OBJECTIVE: To determine whether atrial fibrillation is a stronger risk factor for cardiovascular disease and death in women compared with men. DESIGN: Meta-analysis of cohort studies. DATA SOURCES: Studies published between January 1966 and March 2015, identified through a systematic search of Medline and Embase and review of references. ELIGIBILITY FOR SELECTING STUDIES: Cohort studies with a minimum of 50 participants with and 50 without atrial fibrillation that reported sex specific associations between atrial fibrillation and all cause mortality, cardiovascular mortality, stroke, cardiac events (cardiac death and non-fatal myocardial infarction), and heart failure. DATA EXTRACTION: Two independent reviewers extracted study characteristics and maximally adjusted sex specific relative risks. Inverse variance weighted random effects meta-analysis was used to pool sex specific relative risks and their ratio. RESULTS: 30 studies with 4,371,714 participants were identified. Atrial fibrillation was associated with a higher risk of all cause mortality in women (ratio of relative risks for women compared with men 1.12, 95% confidence interval 1.07 to 1.17) and a significantly stronger risk of stroke (1.99, 1.46 to 2.71), cardiovascular mortality (1.93, 1.44 to 2.60), cardiac events (1.55, 1.15 to 2.08), and heart failure (1.16, 1.07 to 1.27). Results were broadly consistent in sensitivity analyses. CONCLUSION: Atrial fibrillation is a stronger risk factor for cardiovascular disease and death in women compared with men, though further research would be needed to determine any causality.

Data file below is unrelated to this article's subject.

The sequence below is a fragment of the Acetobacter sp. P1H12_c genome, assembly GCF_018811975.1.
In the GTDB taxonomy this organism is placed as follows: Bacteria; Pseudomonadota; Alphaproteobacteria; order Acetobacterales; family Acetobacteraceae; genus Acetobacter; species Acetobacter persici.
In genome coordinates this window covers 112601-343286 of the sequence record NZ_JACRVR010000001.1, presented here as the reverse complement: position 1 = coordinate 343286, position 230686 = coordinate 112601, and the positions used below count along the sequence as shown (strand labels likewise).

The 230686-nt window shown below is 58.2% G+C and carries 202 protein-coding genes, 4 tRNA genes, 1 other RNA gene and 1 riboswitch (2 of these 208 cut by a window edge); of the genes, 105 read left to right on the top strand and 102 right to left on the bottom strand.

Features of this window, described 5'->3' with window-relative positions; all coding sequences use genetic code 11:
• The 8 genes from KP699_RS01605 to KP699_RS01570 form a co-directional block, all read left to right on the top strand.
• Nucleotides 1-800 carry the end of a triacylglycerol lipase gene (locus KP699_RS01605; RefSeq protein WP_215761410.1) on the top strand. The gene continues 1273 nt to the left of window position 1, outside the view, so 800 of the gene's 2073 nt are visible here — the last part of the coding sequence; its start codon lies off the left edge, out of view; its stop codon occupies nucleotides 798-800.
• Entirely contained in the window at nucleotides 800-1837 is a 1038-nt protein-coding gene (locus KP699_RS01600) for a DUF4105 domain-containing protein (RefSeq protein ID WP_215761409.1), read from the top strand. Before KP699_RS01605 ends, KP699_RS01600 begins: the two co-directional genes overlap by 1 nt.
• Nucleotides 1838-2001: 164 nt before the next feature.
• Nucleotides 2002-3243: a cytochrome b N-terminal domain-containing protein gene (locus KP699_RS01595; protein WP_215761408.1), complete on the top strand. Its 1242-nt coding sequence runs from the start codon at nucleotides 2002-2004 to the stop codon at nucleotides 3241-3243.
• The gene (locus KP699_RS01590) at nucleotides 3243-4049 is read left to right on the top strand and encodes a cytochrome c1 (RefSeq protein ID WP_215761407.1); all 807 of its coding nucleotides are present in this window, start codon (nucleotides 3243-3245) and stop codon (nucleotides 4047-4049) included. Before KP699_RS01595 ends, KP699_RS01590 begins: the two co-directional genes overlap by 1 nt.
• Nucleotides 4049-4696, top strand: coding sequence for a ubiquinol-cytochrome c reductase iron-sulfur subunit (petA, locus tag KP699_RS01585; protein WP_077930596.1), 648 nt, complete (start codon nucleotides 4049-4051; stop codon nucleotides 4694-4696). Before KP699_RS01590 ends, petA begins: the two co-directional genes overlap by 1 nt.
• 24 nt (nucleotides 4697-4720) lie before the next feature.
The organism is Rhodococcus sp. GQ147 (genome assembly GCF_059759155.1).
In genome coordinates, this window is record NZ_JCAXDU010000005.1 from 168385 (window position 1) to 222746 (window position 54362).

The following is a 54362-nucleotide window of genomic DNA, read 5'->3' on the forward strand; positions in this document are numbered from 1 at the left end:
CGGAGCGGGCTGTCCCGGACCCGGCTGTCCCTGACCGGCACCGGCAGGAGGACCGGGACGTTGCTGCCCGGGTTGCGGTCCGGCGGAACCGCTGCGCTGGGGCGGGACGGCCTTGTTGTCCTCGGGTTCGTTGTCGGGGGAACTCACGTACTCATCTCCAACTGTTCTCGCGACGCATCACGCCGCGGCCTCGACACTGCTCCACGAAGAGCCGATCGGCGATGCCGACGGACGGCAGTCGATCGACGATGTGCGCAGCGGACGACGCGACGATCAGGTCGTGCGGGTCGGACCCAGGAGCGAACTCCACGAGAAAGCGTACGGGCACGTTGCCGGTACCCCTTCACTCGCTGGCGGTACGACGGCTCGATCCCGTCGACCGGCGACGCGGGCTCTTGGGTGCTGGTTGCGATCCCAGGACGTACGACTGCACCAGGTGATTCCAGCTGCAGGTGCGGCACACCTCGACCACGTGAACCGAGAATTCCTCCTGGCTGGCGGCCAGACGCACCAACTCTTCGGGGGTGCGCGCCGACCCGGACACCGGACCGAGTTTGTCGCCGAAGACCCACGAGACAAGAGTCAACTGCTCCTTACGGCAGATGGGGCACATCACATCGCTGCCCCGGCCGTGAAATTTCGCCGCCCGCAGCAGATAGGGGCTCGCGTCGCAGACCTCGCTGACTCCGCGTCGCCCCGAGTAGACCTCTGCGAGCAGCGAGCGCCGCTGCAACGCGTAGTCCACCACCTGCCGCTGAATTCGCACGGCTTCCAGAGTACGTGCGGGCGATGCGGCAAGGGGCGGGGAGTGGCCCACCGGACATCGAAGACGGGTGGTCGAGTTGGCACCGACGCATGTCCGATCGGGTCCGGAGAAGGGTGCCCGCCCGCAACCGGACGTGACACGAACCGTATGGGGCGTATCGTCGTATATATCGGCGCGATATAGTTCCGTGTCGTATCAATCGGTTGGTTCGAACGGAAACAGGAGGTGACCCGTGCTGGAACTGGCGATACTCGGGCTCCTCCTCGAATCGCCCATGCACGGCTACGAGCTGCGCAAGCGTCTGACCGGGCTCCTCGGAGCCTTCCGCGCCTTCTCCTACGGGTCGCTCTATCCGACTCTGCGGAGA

Atrial Fibrillation, Cardiovascular Diseases, Death, Sudden, Cardiac, Female, Heart Failure, Humans, Male, Myocardial Infarction, Risk Factors, Sex Factors, Stroke